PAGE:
Each airline company has clear guidelines on whether pets can travel in the same carrier while they’re on the plane.

The IAT LAR (Live Animal Regulations) that represents 83% of total air traffic states that “no more than two live puppies or kittens, 8 weeks to 6 months of age, that are of comparable size and weighing 20 lb. (9 kg) or less each, may be transported in the same primary enclosure via air carrier.”

More so, your cat’s carrier has to be small enough to fit under the seat in front of you, and that is impossible to happen with a carrier that can fit two grown cats.

Otherwise, your cats will have to travel in the cargo of the plane, which is something you don’t want to do. Not only is it dangerous but you also won’t be able to regulate their behavior and a possible fight.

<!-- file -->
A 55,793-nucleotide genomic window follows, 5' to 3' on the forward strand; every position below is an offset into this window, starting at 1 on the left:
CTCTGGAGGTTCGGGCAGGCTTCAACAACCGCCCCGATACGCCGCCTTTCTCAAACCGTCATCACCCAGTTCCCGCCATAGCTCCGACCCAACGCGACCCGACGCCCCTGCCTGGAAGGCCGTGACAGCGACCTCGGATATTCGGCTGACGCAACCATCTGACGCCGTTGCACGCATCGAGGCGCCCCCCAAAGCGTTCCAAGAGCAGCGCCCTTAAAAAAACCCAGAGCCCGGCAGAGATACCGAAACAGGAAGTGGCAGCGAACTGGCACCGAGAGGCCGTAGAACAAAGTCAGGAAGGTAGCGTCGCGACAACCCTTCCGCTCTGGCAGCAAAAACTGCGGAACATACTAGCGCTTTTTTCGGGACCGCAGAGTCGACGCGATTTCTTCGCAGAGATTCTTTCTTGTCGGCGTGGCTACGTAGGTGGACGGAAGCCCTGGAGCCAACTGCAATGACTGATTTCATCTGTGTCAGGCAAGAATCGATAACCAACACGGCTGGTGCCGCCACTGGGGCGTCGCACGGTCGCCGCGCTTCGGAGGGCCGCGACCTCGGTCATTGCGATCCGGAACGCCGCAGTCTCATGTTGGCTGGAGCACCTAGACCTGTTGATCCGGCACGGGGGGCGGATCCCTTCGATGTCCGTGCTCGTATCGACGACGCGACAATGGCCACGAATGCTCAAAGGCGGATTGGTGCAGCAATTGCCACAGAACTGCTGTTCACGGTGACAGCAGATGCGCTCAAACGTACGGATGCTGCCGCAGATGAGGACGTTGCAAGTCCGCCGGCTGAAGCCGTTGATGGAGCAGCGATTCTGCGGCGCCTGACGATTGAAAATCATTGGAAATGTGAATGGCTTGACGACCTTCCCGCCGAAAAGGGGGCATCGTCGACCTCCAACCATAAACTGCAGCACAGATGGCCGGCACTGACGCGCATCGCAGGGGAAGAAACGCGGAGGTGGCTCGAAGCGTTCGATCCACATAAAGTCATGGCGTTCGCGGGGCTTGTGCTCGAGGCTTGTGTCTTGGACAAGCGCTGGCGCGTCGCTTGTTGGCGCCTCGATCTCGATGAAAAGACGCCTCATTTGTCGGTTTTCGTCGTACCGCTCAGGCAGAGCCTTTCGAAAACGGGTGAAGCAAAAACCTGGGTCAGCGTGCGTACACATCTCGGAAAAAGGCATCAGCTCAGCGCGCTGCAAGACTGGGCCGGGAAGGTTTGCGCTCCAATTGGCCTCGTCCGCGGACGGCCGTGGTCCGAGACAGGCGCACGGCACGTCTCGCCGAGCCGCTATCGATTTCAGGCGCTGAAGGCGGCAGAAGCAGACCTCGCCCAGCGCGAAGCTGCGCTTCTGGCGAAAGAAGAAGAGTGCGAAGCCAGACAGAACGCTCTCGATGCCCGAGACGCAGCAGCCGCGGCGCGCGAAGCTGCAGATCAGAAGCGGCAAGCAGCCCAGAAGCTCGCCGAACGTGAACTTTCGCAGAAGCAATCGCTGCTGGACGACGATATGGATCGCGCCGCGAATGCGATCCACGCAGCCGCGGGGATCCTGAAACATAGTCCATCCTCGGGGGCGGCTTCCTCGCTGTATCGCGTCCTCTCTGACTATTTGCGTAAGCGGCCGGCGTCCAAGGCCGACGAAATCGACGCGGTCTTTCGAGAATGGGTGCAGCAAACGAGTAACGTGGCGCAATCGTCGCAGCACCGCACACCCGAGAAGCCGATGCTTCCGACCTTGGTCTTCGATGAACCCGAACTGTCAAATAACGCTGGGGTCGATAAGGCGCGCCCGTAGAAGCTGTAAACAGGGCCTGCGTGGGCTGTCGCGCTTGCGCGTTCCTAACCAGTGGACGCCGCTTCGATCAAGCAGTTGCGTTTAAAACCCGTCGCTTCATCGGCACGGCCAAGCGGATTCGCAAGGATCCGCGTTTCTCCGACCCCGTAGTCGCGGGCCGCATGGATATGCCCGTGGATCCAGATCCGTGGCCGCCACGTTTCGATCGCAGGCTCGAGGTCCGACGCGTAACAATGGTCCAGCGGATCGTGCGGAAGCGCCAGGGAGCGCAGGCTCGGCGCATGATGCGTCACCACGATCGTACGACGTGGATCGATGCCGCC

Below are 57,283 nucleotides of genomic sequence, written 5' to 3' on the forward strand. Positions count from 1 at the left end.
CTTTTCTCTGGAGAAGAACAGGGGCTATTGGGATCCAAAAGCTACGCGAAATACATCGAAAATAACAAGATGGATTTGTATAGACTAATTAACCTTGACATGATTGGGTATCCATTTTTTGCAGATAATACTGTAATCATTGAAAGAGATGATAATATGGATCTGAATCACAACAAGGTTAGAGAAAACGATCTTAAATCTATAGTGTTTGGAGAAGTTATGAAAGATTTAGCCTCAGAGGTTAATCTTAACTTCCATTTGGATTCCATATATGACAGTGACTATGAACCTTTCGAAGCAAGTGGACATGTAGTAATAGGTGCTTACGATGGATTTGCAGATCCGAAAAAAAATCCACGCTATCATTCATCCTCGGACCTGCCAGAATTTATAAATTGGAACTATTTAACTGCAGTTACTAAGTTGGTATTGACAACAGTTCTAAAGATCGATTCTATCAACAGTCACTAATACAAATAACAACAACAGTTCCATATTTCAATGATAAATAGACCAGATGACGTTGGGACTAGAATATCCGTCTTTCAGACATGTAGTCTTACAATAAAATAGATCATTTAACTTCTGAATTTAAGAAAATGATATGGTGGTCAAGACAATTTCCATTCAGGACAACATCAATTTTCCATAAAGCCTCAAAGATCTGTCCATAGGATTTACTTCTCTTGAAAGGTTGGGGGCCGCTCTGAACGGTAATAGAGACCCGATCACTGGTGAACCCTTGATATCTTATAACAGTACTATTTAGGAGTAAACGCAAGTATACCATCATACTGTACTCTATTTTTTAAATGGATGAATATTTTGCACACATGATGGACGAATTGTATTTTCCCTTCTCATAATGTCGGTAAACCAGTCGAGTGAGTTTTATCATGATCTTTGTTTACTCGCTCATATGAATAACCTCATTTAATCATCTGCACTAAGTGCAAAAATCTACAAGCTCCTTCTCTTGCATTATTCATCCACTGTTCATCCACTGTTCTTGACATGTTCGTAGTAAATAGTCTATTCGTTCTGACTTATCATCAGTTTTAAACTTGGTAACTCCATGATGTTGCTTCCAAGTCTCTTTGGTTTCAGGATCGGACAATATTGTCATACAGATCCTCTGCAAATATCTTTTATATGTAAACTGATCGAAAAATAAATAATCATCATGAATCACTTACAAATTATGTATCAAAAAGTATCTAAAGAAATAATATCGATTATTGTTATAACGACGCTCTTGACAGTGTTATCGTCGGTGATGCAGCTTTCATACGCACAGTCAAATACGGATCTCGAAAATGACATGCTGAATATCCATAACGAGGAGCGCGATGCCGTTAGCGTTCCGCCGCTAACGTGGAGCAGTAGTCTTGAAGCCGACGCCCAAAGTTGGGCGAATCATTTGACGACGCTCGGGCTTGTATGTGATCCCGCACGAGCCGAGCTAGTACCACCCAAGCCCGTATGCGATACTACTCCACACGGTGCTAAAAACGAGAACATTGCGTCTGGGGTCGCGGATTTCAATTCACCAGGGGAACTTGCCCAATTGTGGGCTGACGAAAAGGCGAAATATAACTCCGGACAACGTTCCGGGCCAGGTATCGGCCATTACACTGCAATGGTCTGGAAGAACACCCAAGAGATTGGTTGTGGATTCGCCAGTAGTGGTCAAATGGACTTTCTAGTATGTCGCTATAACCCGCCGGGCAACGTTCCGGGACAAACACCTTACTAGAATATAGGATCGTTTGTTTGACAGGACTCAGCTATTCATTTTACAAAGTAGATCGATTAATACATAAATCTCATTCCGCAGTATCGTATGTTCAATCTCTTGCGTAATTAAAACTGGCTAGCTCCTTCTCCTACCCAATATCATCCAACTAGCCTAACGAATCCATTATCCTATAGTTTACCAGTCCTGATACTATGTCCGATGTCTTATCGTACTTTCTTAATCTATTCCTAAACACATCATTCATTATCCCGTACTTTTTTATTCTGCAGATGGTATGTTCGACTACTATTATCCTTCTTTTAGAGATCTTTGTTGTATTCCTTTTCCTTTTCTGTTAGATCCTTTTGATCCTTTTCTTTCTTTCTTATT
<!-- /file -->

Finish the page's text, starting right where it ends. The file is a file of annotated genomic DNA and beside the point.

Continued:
Different airlines might have different rules, the American Airline guidelines state that “carry-on pets are limited to cats and dogs that meet the size, age, and destination requirements.”

That’s why my advice is to call the airline you’re planning to fly with and discuss these regulations before even purchasing the tickets.

You will most likely have to reconsider your initial plan to keep both your cats in one carrier, but you might also need to see if the individual carriers you’re planning on buying fit the airplane regulations.

Jackson Galaxy, the famous cat expert has plenty of useful tips for flying with your kitty that you can check in this video:

How To Choose A Carrier For Two Cats?

The best and safest option when traveling with two cats is to keep them in two separate carriers.